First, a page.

Competition between the parents was fierce and unforgiving. Last April, when my mom had hosted the lunch, I had seen the superficially pitying, inwardly gloating glances exchanged over masala dosai when Shalini Gandhi was rejected by Yale. The day Kishan Patel announced that he was dropping the premed track at NYU and entering Tisch School of the Arts for filmmaking, his parents shuttered their blinds for three days to avoid the shocked stares of their neighbors (everyone knew that an Indian who didn't study medicine was a failed Indian). Relations between Mrs. Kumar and my family were always strained because she had a son in my grade, who she was determined would make it to the Ivy League. I never had the heart to tell her that Amit was notorious throughout WHS for pretending to be a Sikh so that he could keep marijuana stashed in his turban.

the sentiment is dead on, even if the details are ridiculous. but just to be safe, i should get a copyright on the term "Auntie Patrol" before someone steals it for the big screen and i get no royalties. you know, it takes some serious cash to make sure Chlorinda does a good job buffing the rims on the 'Benz.

* desi (they-see): a word used by indians to describe something or someone as being from the motherland

Sunday, February 18, 2007

sorry, my body doesn't stretch that way

last night, cc got tickets to Cirque du Soleil 's touring show, "Delirium," through her work and invited me to go. she had already seen one of their shows in vegas, as had a few of my other friends, so i've heard a lot about it and have wanted to see them for a long time. i was thrilled at the opportunity.

the show is a spectacle: there's a flurry of characters, music, flashing lights, screens, projected images, dancers, a guy on stilts who was really creepy, several people suspended from the ceiling, and all sorts of unbelieveable acrobatics. it was so busy, you almost don't know where to look. i understand that, for this tour, they're focusing more on the live musicians and have incorporated much more singing and dancing than in what cc had seen in the past. regardless, it was definitely a sight to see.

my only beef was that, as we were sitting nearly dead center up in the balcony, some of the footlights on the stage would point up directly in our eyes and make it painful and difficult to see every once in awhile. other than that, i'm looking forward to catching another of their more acrobatic shows.

i did come away from Cirque du Soleil with a realization, however: all this time i've been telling people that, if my current course of action doesn't work out as planned, i'd join the circus. yeah, i'm going to have to come up with another backup plan.

Friday, February 16, 2007

new look

i have a little extra time these days, so i'm trying out a little something new. this photo was taken last summer about four blocks from where i grew up, even though it's nowhere NEAR classified as "rural." it's actually a lot surrounded by a Walgreens, a pretty major road and a college football stadium, and for years area residents and lawmakers have been fighting about developers trying to build a Meijer Superstore there.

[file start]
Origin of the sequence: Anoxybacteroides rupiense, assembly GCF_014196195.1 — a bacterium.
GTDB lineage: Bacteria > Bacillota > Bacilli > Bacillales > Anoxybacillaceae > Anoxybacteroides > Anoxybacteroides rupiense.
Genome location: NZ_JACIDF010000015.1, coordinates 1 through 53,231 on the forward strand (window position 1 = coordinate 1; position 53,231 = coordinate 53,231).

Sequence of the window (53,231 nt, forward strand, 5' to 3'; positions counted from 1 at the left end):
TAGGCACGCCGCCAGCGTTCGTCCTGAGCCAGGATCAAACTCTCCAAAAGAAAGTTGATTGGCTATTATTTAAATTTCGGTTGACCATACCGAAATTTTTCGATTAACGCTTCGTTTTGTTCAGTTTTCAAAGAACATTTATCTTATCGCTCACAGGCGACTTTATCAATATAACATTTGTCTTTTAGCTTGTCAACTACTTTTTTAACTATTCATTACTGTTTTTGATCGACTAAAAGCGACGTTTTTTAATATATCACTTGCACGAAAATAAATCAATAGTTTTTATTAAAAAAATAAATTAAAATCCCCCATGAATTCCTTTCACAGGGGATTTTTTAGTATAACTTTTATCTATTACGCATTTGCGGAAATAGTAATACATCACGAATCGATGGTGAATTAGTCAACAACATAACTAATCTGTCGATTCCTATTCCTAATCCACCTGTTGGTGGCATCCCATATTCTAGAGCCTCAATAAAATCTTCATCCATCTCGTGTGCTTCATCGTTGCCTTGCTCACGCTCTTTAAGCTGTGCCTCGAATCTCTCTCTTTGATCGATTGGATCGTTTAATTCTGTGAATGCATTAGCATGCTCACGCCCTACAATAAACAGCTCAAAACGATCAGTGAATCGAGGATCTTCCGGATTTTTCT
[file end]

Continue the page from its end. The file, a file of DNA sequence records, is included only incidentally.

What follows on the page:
in no way am i saying it's a picture of "hell." on the contrary, it's a tiny glimpse of how things used to look in the rose-colored memories of my youth.

Wednesday, February 14, 2007

nothing says love like an empty megastore

valentine's day 2002: i pulled up to his house and put the car in park. the kid is terminally late. a song and a half later, he burst out the front door--jacket half on and hatless-- and got in. he threw a folded piece of printer paper in my lap, turned up the radio and began to slamdance in the passenger seat. the note was a cheesy valentine printout from some children's website, but a sweet gesture for a chill evening at IKEA because neither of us had a significant other with whom to get mushy.

if you hate crowds, valentine's day night is IDEAL for IKEA. not a soul was around to roll their eyes at us flopping on couches, spinning chairs, opening drawers, pulling back curtains. however an audience might have enjoyed the silly scenarios we enacted in the pretend-room displays. you know, if they weren't trying to shop for furniture or something ridiculous like that.

later, we went to a local pizzeria and shared a heart-shaped pizza pie. we felt right at home with all the families with kids jockeying for the cheesiest pieces and the curliest fries. we bitched and moaned over the state of our love lives, our jobs, our *plans,* and joked around in the usual way. a good time was had by all.

this year i'm disappointed that i can't be all sappy with H in person, but i did stumble upon this in my desk.

happy valentine's to you, highcon. don't be a stranger now that you've moved to the Big Apple.

and to the rest of you: you're special! wand-erful, even.

Tuesday, February 13, 2007


i always tell H that southern california is boring because weather is always the same. i tell him that to really feel alive i need snow-- and not just on some mountaintops in the distance. i have said many a time, "if it doesn't fall on the driveway, it doesn't count."

well today, even after spending an hour and a half shoveling almost a foot of the stuff off the driveway only to look back and see that the area where i started had another inch on it from all the blowing around, i still stand by what i said.

however, it would be nice if the feeling returned to my fingers and toes sometime soon.